EDRi has signed a joint open letter together with 27 other civil society organisations expressing concerns about European Commission’s copyright proposal. The proposal requires internet platforms to use automated upload filtering technologies. This obligation would impact negatively on free speech and democracy by building a system where citizens will face internet platforms blocking the upload of their content, even if it is a perfectly legal use of copyrighted content.
You can read the letter below:
The undersigned, working to defend human and consumer rights around the world, express their deep concern regarding the European Commission’s proposal to require Internet platforms to use automated upload filtering technologies. This legislative proposal also includes measures to weaken the current intermediary liability protections in European law. Although the proposal is contained in draft legislation on copyright in Europe, the impact will inevitably be felt in every policy area and will impact negatively on free speech and democracy around the globe.
In effect, the proposed upload filter obligation will build a system where citizens will face Internet platforms blocking the upload of their content, even if it is a perfectly legal use of copyrighted content.
This is an affront to the rule of law and freedom of expression. Logically, the computer programs used for filtering will be designed to ensure minimum risk and liability for those platforms. These programs cannot understand the functioning of crucial copyright exceptions that are implemented to support, just to name a few, education, parody, free speech and quotation. The European Commission’s proposal places excessive power in the hands of copyright owners, despite many examples of past abuses of such power, genuine mistakes and cases where copyright claims have been used as a political censorship tool on a massive scale.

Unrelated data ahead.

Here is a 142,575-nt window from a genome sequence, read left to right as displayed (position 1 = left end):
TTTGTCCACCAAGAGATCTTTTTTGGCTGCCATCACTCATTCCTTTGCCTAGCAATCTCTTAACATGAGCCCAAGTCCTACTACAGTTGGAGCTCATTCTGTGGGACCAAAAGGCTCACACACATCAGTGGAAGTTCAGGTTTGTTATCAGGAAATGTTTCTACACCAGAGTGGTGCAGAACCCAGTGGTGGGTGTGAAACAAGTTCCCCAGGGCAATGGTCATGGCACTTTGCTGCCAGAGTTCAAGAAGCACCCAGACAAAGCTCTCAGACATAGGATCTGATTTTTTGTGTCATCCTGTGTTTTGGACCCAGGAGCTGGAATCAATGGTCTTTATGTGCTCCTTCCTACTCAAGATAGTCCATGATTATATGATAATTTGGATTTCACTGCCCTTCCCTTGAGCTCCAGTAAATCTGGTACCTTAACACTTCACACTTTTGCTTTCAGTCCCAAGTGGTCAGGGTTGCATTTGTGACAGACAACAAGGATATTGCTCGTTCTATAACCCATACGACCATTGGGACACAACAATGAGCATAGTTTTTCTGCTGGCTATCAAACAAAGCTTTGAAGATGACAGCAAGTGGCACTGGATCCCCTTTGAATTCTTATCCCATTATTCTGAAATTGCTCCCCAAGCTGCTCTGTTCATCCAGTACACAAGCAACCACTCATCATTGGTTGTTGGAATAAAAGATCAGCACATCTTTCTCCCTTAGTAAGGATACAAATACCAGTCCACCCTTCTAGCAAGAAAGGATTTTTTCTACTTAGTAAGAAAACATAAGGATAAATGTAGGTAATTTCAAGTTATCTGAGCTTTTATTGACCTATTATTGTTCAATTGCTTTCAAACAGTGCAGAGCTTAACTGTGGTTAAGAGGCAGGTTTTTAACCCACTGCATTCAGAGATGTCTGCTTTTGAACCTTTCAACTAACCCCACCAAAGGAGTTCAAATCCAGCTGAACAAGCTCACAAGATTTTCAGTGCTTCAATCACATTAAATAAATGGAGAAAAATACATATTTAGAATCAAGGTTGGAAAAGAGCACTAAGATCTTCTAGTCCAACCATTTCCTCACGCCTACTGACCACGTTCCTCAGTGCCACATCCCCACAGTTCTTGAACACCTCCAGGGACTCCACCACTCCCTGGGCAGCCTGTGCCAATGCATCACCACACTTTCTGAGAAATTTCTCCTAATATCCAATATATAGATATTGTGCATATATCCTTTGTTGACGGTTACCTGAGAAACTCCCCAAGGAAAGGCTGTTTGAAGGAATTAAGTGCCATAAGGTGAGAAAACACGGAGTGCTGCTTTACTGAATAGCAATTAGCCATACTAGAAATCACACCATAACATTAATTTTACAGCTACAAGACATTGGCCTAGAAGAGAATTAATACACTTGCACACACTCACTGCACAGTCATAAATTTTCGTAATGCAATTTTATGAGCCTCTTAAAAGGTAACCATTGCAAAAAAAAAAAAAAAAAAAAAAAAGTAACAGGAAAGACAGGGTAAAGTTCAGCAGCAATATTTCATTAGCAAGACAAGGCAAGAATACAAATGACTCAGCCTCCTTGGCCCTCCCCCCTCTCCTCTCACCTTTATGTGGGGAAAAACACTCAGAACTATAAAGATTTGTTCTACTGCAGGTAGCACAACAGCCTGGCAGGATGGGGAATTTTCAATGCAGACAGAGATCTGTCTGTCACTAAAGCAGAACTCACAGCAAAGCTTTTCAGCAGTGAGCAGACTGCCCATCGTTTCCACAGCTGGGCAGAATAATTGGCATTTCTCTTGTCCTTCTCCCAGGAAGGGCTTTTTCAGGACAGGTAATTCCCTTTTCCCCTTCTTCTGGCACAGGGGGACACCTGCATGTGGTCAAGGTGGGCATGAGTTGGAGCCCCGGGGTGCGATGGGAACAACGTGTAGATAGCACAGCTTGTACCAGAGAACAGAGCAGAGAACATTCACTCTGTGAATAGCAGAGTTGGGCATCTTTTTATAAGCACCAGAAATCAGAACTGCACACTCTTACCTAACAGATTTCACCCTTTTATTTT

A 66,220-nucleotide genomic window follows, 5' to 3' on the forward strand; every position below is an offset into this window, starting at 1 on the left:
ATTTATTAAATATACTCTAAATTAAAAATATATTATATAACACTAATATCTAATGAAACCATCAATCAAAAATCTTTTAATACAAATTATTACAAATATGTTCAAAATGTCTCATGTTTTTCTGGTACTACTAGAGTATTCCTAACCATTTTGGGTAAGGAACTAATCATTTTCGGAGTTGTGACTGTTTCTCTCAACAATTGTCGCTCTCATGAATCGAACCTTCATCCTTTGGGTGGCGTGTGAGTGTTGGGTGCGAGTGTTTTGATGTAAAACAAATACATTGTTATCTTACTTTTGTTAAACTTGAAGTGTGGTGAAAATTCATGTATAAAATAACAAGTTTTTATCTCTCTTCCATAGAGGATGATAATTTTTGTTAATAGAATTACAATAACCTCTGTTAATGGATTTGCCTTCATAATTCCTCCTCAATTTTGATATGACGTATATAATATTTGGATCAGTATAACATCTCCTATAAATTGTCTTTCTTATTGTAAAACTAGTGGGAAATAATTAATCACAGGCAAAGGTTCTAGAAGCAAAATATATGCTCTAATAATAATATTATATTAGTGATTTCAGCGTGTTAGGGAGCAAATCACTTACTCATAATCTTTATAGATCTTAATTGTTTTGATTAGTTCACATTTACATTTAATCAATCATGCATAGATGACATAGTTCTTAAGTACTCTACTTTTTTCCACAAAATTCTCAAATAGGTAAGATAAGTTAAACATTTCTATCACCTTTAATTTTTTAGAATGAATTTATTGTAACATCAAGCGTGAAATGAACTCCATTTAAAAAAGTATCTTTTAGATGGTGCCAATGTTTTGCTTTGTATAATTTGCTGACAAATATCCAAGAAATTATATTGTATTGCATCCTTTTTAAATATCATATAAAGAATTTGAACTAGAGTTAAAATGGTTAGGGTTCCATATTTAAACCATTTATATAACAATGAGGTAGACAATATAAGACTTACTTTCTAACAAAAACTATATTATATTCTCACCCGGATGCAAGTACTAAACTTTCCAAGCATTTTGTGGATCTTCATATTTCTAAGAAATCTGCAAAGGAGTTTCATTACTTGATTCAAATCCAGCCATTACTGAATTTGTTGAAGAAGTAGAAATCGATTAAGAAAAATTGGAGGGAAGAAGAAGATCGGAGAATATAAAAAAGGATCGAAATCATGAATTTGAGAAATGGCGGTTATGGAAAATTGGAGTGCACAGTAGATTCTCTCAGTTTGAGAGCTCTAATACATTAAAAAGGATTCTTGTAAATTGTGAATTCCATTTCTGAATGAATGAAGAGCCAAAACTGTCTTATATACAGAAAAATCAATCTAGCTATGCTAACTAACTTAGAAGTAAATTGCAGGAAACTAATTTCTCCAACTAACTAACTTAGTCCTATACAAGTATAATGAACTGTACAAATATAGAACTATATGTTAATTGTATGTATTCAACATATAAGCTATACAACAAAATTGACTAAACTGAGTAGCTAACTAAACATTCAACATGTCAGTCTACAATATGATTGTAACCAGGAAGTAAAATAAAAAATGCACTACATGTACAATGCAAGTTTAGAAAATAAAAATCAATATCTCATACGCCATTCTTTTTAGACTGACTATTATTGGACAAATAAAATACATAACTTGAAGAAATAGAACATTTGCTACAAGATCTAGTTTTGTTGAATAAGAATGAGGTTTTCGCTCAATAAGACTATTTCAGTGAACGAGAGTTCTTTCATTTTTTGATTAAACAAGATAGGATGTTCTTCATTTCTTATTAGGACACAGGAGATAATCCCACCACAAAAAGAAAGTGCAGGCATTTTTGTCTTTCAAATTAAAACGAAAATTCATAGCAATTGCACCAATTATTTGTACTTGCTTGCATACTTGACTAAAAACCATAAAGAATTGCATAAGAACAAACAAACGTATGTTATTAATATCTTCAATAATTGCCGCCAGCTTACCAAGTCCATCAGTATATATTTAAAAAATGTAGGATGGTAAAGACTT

If Europe contravenes its own decades-old human rights framework that defends privacy and freedom of communication, the democratic and free speech rights of individuals around the globe will suffer. If these monitoring and filtering obligations are coupled with a weakening of Europe’s balanced approach to intermediary liability, the damage to democratic and free speech rights of individuals around the globe will be compounded. Protection from liability is not a “privilege” for Internet companies, it is an essential mechanism to ensure that these companies are not incentivised to restrict the privacy and free speech rights of their users.
The proposal of the European Commission would
- lead to the types of filtering that have already been deemed contrary to the Charter of Fundamental Rights by the Court of Justice of the European Union,
- threaten to destabilise the delicately balanced, horizontal approach when dealing with liability for online content by creating an exceptional regime for copyright,
- remove users’ freedoms to use copyrighted material for recognised legal uses (parody, education, quotation and more) as reflected in European law.
For the sake of the human rights of citizens in the European Union and around the globe, we urge the European institutions to reject Article 13 and the associated explanatory recitals of the European Commission’s copyright proposal.
Wikimedia Deutschland, Germany
Asociatia pentru Tehnologie si Internet, Romania
Digital Rights Ireland, Ireland
Initiative für Netzfreiheit, Austria
Panoptykon Foundation, Poland
Centrum Cyfrowe, Poland
COMMUNIA Association for Public Domain, Europe
Initiative gegen ein Leistungsschutzrecht, Germany
IT-Political Association, Denmark
Public Knowledge, United States
EFF, United States
Open Rights Group, United Kingdom
Digitale Gesellschaft, Germany
SHARE Foundation, Serbia
GFOSS – Open Technology Alliance, Greece
Creative Commons, United States
Modern Poland Foundation, Poland
Bits of Freedom, Netherlands
Letter: Stop the censorship machine!
Save the meme!
Deconstructing Article 13 of the Copyright proposal of the European Commission